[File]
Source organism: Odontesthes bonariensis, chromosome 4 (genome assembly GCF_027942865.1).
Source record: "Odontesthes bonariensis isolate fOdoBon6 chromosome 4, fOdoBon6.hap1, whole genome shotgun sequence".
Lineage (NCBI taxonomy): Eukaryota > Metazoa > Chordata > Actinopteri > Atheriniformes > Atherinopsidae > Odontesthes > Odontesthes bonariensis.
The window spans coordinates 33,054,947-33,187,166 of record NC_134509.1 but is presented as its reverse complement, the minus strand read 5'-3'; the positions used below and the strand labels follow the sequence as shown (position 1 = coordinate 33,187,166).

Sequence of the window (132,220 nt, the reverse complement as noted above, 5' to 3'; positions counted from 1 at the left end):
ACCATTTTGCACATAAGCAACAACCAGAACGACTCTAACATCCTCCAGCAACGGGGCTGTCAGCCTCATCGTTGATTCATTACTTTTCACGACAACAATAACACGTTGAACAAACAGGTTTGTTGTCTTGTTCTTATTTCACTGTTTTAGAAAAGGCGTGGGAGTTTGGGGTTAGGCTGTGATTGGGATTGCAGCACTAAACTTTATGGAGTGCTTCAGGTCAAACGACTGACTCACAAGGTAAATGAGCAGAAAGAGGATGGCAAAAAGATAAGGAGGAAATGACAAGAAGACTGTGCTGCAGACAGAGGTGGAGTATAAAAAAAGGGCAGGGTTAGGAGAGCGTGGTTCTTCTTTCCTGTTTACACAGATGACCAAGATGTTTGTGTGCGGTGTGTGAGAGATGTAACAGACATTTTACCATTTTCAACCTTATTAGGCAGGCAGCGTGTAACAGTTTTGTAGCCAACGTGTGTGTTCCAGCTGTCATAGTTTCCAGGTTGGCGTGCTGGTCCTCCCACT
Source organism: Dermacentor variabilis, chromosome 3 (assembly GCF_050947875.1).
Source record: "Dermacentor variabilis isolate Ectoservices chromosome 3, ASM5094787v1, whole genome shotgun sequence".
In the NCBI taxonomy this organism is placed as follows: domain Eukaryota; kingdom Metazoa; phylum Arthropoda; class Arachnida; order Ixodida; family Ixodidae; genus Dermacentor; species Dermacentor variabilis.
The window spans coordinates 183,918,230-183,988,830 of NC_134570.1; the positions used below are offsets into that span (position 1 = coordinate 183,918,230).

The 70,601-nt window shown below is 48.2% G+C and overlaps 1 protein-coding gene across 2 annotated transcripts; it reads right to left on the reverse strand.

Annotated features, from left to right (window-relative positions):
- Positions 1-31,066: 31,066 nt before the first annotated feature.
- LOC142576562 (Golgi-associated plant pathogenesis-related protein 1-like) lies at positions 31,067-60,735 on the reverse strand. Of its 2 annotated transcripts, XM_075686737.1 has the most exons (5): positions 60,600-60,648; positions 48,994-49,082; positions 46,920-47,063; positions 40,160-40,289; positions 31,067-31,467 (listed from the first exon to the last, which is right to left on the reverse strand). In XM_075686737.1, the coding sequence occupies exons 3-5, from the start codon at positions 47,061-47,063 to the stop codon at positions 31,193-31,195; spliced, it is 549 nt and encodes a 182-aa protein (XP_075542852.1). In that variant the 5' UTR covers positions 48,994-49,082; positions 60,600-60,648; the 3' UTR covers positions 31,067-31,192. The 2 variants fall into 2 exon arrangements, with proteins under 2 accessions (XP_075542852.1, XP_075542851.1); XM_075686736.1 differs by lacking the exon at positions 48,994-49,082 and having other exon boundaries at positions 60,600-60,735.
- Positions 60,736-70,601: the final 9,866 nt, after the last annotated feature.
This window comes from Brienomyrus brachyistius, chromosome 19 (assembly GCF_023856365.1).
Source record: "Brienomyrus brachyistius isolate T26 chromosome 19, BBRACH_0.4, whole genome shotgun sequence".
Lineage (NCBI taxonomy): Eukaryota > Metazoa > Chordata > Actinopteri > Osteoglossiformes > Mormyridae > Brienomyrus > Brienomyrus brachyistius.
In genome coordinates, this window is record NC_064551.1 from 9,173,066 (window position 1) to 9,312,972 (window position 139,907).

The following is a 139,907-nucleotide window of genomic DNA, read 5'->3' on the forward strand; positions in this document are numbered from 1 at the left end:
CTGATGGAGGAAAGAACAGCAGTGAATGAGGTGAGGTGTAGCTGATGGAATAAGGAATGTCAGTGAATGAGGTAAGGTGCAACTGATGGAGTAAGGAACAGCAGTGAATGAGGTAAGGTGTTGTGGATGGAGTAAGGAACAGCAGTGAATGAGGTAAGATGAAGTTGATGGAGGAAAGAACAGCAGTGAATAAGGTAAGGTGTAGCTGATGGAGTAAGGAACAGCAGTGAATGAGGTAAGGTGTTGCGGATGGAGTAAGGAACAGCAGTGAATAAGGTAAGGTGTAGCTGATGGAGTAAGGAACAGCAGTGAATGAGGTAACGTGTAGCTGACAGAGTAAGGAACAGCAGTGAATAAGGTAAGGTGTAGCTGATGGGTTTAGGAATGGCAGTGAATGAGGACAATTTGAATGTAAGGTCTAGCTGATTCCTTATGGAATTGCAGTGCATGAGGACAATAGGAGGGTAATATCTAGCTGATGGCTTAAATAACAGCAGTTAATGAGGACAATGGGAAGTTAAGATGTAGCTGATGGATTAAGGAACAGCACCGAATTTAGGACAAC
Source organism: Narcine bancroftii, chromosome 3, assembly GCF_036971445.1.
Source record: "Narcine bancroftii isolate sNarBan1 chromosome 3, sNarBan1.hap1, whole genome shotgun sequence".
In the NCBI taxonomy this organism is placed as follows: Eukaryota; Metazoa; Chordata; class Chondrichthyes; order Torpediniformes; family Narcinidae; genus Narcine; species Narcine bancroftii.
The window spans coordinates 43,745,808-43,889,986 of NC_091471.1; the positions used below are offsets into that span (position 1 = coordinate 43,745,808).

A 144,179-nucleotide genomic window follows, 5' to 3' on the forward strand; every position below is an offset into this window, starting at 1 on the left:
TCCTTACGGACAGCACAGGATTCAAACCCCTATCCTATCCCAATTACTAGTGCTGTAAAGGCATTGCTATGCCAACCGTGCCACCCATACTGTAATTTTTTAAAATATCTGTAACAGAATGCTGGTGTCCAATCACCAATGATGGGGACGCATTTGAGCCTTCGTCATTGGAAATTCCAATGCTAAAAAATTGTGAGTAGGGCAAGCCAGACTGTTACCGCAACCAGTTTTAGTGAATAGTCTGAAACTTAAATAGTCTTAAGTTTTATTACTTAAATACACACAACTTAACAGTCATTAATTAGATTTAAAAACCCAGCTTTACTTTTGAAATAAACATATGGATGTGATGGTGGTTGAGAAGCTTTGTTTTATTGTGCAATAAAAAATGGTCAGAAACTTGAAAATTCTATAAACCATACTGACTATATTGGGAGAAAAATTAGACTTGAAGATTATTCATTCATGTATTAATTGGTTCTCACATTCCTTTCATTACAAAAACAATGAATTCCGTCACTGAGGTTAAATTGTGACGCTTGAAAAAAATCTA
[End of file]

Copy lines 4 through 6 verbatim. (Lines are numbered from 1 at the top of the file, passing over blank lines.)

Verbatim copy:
The window spans coordinates 33,054,947-33,187,166 of record NC_134509.1 but is presented as its reverse complement, the minus strand read 5'-3'; the positions used below and the strand labels follow the sequence as shown (position 1 = coordinate 33,187,166).

Sequence of the window (132,220 nt, the reverse complement as noted above, 5' to 3'; positions counted from 1 at the left end):
ACCATTTTGCACATAAGCAACAACCAGAACGACTCTAACATCCTCCAGCAACGGGGCTGTCAGCCTCATCGTTGATTCATTACTTTTCACGACAACAATAACACGTTGAACAAACAGGTTTGTTGTCTTGTTCTTATTTCACTGTTTTAGAAAAGGCGTGGGAGTTTGGGGTTAGGCTGTGATTGGGATTGCAGCACTAAACTTTATGGAGTGCTTCAGGTCAAACGACTGACTCACAAGGTAAATGAGCAGAAAGAGGATGGCAAAAAGATAAGGAGGAAATGACAAGAAGACTGTGCTGCAGACAGAGGTGGAGTATAAAAAAAGGGCAGGGTTAGGAGAGCGTGGTTCTTCTTTCCTGTTTACACAGATGACCAAGATGTTTGTGTGCGGTGTGTGAGAGATGTAACAGACATTTTACCATTTTCAACCTTATTAGGCAGGCAGCGTGTAACAGTTTTGTAGCCAACGTGTGTGTTCCAGCTGTCATAGTTTCCAGGTTGGCGTGCTGGTCCTCCCACT